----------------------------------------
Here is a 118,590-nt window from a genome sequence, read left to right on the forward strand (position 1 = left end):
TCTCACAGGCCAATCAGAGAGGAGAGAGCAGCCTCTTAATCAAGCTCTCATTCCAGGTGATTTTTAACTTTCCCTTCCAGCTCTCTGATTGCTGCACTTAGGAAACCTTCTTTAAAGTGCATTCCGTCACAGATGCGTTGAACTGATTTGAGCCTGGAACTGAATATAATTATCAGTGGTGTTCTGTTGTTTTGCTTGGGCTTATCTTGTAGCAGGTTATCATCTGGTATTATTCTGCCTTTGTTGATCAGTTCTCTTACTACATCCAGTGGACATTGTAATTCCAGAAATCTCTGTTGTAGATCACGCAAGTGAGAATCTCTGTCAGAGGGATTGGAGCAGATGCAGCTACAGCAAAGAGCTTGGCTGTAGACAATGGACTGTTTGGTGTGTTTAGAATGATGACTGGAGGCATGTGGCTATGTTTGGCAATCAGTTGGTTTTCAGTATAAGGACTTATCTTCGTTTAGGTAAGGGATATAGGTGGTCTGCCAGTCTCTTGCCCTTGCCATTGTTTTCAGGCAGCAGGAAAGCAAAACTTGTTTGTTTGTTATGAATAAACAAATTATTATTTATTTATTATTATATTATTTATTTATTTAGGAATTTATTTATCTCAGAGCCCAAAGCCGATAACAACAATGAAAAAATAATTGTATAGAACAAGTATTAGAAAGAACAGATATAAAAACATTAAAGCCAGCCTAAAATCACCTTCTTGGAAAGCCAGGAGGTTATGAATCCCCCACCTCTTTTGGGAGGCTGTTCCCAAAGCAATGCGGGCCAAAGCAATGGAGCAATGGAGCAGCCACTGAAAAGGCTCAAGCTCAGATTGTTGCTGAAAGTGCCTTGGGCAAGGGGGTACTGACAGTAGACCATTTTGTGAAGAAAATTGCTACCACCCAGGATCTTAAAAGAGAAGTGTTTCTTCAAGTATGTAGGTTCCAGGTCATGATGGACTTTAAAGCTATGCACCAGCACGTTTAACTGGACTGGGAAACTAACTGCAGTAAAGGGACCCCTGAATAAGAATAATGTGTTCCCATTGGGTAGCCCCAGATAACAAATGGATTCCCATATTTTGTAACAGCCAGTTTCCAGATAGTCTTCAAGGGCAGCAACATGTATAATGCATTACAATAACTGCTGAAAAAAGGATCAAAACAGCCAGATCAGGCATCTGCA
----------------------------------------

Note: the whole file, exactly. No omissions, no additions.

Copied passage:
Here is a 118,590-nt window from a genome sequence, read left to right on the forward strand (position 1 = left end):
TCTCACAGGCCAATCAGAGAGGAGAGAGCAGCCTCTTAATCAAGCTCTCATTCCAGGTGATTTTTAACTTTCCCTTCCAGCTCTCTGATTGCTGCACTTAGGAAACCTTCTTTAAAGTGCATTCCGTCACAGATGCGTTGAACTGATTTGAGCCTGGAACTGAATATAATTATCAGTGGTGTTCTGTTGTTTTGCTTGGGCTTATCTTGTAGCAGGTTATCATCTGGTATTATTCTGCCTTTGTTGATCAGTTCTCTTACTACATCCAGTGGACATTGTAATTCCAGAAATCTCTGTTGTAGATCACGCAAGTGAGAATCTCTGTCAGAGGGATTGGAGCAGATGCAGCTACAGCAAAGAGCTTGGCTGTAGACAATGGACTGTTTGGTGTGTTTAGAATGATGACTGGAGGCATGTGGCTATGTTTGGCAATCAGTTGGTTTTCAGTATAAGGACTTATCTTCGTTTAGGTAAGGGATATAGGTGGTCTGCCAGTCTCTTGCCCTTGCCATTGTTTTCAGGCAGCAGGAAAGCAAAACTTGTTTGTTTGTTATGAATAAACAAATTATTATTTATTTATTATTATATTATTTATTTATTTAGGAATTTATTTATCTCAGAGCCCAAAGCCGATAACAACAATGAAAAAATAATTGTATAGAACAAGTATTAGAAAGAACAGATATAAAAACATTAAAGCCAGCCTAAAATCACCTTCTTGGAAAGCCAGGAGGTTATGAATCCCCCACCTCTTTTGGGAGGCTGTTCCCAAAGCAATGCGGGCCAAAGCAATGGAGCAATGGAGCAGCCACTGAAAAGGCTCAAGCTCAGATTGTTGCTGAAAGTGCCTTGGGCAAGGGGGTACTGACAGTAGACCATTTTGTGAAGAAAATTGCTACCACCCAGGATCTTAAAAGAGAAGTGTTTCTTCAAGTATGTAGGTTCCAGGTCATGATGGACTTTAAAGCTATGCACCAGCACGTTTAACTGGACTGGGAAACTAACTGCAGTAAAGGGACCCCTGAATAAGAATAATGTGTTCCCATTGGGTAGCCCCAGATAACAAATGGATTCCCATATTTTGTAACAGCCAGTTTCCAGATAGTCTTCAAGGGCAGCAACATGTATAATGCATTACAATAACTGCTGAAAAAAGGATCAAAACAGCCAGATCAGGCATCTGCA